The Maryland Court of Appeals has shifted the burden in disability discrimination cases and now requires associations to prove that a requested accommodation was unreasonable.
Under the Fair Housing Act, an association is required to allow an accommodation if the accommodation is reasonable and necessary to afford disabled persons equal opportunity to use and enjoy housing. In Maryland, up until a recent decision by the Maryland Court of Appeals, the burden of proving that an accommodation was reasonable fell to the person requesting the accommodation. That has changed.
In a March 28, 2013, decision from the Court of Appeals in Board of Directors of Cameron Grove Condominium v. State Commission on Human Relations, married unit owners, in an over-55 community, filed suit against their condominium association claiming that the association’s refusal to provide keys to the side and back doors of their condominium building amounted to disability discrimination. The owners claimed that by not having keys to the doors located closest to their units, they encountered difficulties in gaining access to their homes and carrying out daily activities. The owners submitted written requests with statements from physicians indicating that the keys would help them with their disabilities. The Association declined to provide the keys, citing security concerns and explaining that (1) the doors were heavy and dangerous for residents to use, (2) the keys could be duplicated, causing security breaches, and (3) installing a passcard system and safety doors would cost $19,000. The owners argued that the Association’s denial of their request amounted to disability discrimination. The Court sided with the owners and noted that the owners only requested copies of the keys – not a new entry system.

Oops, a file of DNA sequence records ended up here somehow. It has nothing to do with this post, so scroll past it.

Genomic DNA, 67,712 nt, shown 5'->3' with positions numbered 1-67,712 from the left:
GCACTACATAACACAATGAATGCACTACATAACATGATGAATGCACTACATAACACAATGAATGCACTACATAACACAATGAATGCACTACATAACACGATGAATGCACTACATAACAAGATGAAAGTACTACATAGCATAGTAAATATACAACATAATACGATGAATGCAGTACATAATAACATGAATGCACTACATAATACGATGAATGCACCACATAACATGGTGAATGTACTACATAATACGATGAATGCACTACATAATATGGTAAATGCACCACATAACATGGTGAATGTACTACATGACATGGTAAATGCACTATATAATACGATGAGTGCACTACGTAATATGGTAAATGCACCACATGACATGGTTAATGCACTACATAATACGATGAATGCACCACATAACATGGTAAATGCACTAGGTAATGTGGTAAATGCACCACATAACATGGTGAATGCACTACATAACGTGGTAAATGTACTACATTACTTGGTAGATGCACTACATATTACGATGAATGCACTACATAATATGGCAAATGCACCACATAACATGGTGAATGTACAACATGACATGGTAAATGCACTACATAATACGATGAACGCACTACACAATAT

After years and years of appeals in this case, the Maryland Court of Appeals was asked to decide which party, the owners or the association, had the burden of proving the reasonableness of a requested accommodation. The Court of Appeals decided that once the owner shows that the requested accommodation is generally reasonable, the burden shifts to the association to prove that the accommodation is actually unreasonable, given its cost and the financial status of the association. The Court noted that plaintiffs in such cases rarely have the necessary financial information to prove that the association has the resources to afford an accommodation, so the Court shifted the burden to the party refusing the accommodation. (In the context of community associations, this finding is interesting given the owner’s right to review the Association’s financial records which arguably would provide the owner with sufficient information to reach a conclusion.) In addition to the financial considerations, the Court rejected the Association’s arguments that providing keys would create safety concerns. So the final decision was that the Association failed to prove the requested accommodation was unreasonable.
This case serves as a reminder that Associations should adopt reasonable accommodation policies. Associations need to be mindful that the Fair Housing Act contemplates that owners and associations will engage in an interactive process if the requested accommodation cannot be granted by the association so that the parties can explore other possible options. Finally, before denying a request for an accommodation, it is always a good idea to consult with legal counsel, particularly in light of the Court of Appeals’ decision in Cameron Grove.